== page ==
The receptor activator of nuclear factor kappaB ligand (RANKL) is an osteoclastogenic mediator, which is mainly expressed by stromal cells and osteoblast. However, T cells can also be an important provider for RANKL in special condition such as autoimmune arthritis. We examined the RANKL expression of hyporesponsive CD4+ T cells induced by oral feeding with type II collagen in collagen-induced arthritis (CIA) mice. The potential of RANKL expression in CD4+ T cells was downregulated in tolerance, as compared with CIA. One of possible explanations for this phenomenon is that CII-specific T cell activation was intrinsically impaired in oral tolerance, which caused suppression of RANKL expression of CD4+ T cells. We also investigated the extrinsic role of cytokine in this process. IL-17, well-known pro-inflammatory cytokine was upregulated in CIA and downregulated in tolerance. IL-17 had a potential to stimulate T cells to express RANKL in dose-dependent manner. IL-17-associated RANKL expression of CD4+ T cells was downregulated in oral tolerance, suggesting that the induction of tolerance ameliorates IL-17-induced RANKL expression of T cells in murine CIA. We also discovered that CIA - T cells could enhance osteoclastogenesis but not oral tolerance - T cells. Oral tolerance might be promising therapeutic option in viewpoints of modulating autoreactivity of CII which can induce not only IL-17 production but also RANKL expression in CD4+ T cells.
View Article and Find Full Text PDF

Download full-text PDF

Source
http://dx.doi.org/10.1016/j.imlet.2007.09.011DOI Listing
April 2008

Indoleamine 2,3-dioxygenase-expressing dendritic cells are involved in the generation of CD4+CD25+ regulatory T cells in Peyer's patches in an orally tolerized, collagen-induced arthritis mouse model.

Arthritis Res Ther 2008 25;10(1):R11. Epub 2008 Jan 25.

The Rheumatism Research Center, Catholic Research Institute of Medical Science, The Catholic University of Korea, Banpo-dong, Seocho-gu, Seoul 137-701, South Korea.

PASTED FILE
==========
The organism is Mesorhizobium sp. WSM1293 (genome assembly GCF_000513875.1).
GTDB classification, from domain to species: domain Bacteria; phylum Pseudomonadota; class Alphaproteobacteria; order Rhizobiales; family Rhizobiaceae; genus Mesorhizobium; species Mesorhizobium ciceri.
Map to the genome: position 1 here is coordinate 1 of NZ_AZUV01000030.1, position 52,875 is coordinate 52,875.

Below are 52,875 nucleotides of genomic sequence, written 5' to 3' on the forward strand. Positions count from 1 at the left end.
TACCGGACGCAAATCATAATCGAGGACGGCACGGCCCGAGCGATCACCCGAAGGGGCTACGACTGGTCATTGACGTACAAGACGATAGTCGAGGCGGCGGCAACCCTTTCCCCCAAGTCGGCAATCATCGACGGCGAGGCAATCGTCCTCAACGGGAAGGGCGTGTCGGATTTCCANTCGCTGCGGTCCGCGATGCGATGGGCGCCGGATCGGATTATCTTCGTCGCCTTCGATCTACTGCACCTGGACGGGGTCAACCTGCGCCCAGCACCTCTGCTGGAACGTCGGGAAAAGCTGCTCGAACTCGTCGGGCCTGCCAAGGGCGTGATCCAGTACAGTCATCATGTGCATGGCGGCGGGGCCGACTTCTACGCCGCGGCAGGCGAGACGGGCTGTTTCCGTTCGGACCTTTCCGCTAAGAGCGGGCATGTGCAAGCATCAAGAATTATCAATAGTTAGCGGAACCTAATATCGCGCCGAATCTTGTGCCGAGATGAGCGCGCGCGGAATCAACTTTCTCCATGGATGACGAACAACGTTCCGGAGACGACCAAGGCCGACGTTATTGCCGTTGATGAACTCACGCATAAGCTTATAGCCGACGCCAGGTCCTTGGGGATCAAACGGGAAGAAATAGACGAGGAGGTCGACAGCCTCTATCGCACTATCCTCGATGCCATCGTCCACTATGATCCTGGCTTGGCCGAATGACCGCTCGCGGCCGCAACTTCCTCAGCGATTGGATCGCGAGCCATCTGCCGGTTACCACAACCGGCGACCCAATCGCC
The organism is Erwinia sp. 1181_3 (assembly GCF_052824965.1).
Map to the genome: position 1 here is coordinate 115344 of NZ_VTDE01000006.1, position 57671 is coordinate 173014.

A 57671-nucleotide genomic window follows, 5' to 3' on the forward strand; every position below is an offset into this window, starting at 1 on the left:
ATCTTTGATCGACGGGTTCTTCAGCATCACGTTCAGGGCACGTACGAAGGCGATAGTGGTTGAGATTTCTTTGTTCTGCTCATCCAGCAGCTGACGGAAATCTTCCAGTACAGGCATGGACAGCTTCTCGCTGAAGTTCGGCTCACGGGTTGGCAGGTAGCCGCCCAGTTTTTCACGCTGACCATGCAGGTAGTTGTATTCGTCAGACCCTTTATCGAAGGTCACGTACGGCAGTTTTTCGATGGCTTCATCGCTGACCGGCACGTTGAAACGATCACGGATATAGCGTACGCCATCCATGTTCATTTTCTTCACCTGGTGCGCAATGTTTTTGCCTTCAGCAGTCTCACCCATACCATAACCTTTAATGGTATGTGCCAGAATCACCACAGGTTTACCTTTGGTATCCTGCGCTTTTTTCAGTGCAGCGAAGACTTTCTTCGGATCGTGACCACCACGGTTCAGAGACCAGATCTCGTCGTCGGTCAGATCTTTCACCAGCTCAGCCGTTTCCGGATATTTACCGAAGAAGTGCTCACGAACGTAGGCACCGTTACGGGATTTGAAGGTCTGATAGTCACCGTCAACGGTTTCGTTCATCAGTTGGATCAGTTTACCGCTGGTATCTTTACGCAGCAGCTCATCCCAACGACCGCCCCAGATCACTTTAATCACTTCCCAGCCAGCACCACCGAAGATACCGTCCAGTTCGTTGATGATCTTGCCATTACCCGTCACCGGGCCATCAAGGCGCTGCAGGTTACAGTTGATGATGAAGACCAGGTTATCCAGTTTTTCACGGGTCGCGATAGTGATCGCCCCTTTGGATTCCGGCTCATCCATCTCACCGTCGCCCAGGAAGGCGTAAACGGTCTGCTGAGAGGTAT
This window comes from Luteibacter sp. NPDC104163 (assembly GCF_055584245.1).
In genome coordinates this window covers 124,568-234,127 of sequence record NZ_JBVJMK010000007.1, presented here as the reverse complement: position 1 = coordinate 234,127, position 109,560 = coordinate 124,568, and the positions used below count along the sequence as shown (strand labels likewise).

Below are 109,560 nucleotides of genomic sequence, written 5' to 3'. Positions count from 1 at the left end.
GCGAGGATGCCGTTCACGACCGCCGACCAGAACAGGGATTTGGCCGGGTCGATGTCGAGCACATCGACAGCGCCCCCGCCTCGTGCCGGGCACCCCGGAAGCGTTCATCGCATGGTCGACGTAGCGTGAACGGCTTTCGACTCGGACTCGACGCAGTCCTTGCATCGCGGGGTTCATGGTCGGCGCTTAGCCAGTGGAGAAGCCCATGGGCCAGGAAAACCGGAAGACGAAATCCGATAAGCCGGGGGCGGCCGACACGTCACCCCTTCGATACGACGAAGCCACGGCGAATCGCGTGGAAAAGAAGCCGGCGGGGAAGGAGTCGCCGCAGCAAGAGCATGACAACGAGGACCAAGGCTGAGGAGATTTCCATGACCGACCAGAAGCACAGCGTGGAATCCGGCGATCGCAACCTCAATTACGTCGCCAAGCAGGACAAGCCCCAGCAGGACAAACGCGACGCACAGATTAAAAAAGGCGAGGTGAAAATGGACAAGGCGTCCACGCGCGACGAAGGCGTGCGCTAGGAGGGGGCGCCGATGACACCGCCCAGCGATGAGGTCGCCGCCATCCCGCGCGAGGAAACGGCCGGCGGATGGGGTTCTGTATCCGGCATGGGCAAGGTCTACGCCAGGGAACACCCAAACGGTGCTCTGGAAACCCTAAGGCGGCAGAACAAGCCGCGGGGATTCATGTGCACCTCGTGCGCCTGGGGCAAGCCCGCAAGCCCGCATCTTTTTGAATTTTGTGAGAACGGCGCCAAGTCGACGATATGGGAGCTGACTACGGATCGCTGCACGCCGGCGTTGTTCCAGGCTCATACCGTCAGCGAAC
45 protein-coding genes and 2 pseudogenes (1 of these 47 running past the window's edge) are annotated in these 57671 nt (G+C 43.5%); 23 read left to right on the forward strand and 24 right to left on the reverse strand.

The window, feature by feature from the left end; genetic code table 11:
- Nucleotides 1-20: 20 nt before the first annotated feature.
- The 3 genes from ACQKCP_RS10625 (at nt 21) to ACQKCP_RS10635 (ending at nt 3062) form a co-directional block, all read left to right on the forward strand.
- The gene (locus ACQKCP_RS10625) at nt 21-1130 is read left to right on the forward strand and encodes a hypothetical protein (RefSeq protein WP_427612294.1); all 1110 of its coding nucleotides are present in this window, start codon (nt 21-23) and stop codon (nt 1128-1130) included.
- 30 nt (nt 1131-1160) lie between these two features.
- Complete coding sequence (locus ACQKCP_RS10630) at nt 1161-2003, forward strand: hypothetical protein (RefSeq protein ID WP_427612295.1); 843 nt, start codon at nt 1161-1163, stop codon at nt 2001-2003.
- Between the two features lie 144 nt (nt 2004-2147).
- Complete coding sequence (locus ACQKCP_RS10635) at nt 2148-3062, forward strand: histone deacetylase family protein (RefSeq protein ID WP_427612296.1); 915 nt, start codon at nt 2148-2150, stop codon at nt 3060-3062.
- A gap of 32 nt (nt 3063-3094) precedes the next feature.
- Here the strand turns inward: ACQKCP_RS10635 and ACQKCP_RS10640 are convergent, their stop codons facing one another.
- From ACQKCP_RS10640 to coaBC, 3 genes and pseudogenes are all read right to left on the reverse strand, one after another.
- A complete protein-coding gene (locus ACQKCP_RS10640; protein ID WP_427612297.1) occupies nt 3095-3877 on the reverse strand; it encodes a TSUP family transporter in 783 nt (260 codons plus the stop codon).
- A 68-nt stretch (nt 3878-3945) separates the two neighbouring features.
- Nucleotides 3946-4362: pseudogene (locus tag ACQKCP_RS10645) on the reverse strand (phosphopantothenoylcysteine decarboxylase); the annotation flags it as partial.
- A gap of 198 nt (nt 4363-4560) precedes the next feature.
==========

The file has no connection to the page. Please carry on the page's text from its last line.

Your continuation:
Introduction: The present study was devised to understand the role of systemic indoleamine 2,3-dioxygenase (IDO) in the tolerance induction for orally tolerized mice in collagen-induced arthritis (CIA). We examined whether IDO-expressing dendritic cells (DCs) are involved in the generation of CD4+CD25+ regulatory T cells during the induction of oral tolerance in a murine CIA model.

Methods: Type II collagen was fed six times to DBA/1 mice beginning 2 weeks before immunization, and the effect on arthritis was assessed. To examine the IDO expression, the DCs of messenger RNA and protein were analyzed by RT-PCR and Flow cytometry. In addition, a proliferative response assay was also carried out to determine the suppressive effects of DCs through IDO. The ability of DCs expressing IDO to induce CD4+CD25+ T regulatory cells was examined.

Results: CD11c+ DCs in Peyer's patches from orally tolerized mice expressed a higher level of IDO than DCs from nontolerized CIA mice. IDO-expressing CD11c+ DCs were involved in the suppression of type II collagen-specific T-cell proliferation and in the downregulation of proinflammatory T helper 1 cytokine production. The suppressive effect of IDO-expressing CD11c+ DCs was mediated by Foxp3+CD4+CD25+ regulatory T cells.

Conclusion: Our data suggest that tolerogenic CD11c+ DCs are closely linked with the induction of oral tolerance through an IDO-dependent mechanism and that this pathway may provide a new therapeutic modality to treat autoimmune arthritis.
View Article and Find Full Text PDF

Download full-text PDF

Source
http://dx.doi.org/10.1186/ar2361DOI Listing
http://www.ncbi.nlm.nih.gov/pmc/articles/PMC2374459PMC
July 2008

Murine thymic stromal lymphopoietin promotes the differentiation of regulatory T cells from thymic CD4(+)CD8(-)CD25(-) naïve cells in a dendritic cell-independent manner.

Immunol Cell Biol 2008 Feb 6;86(2):206-13. Epub 2007 Nov 6.

The Rheumatism Research Center, Catholic Research Institutes of Medical Sciences, The Catholic University of Korea, Seoul, Korea.

Human thymic stromal lymphopoietin (TSLP) activates dendritic cells (DCs), which promote the proliferation and differentiation of CD4+ T cells. However, murine TSLP (mTSLP) can act directly on CD4+ T cells and bring about their differentiation. We studied the role of mTSLP in the generation of CD4+CD25+FoxP3+ T cells from thymocytes. mTSLP promoted the differentiation of CD4+ single-positive thymocytes into CD4+CD25+FoxP3+ T cells. Although we cannot exclude an effect of TSLP mediated through DCs due to co-stimulatory effects, mTSLP appears to act directly on thymocytes. T-cell receptor and TSLP receptor signaling act synergistically on thymocytes to generate CD4+CD25+FoxP3+ T cells. mTSLP may play an important role in maintaining immune tolerance by promoting the conversion of thymocytes into natural regulatory T cells via escape from negative selection.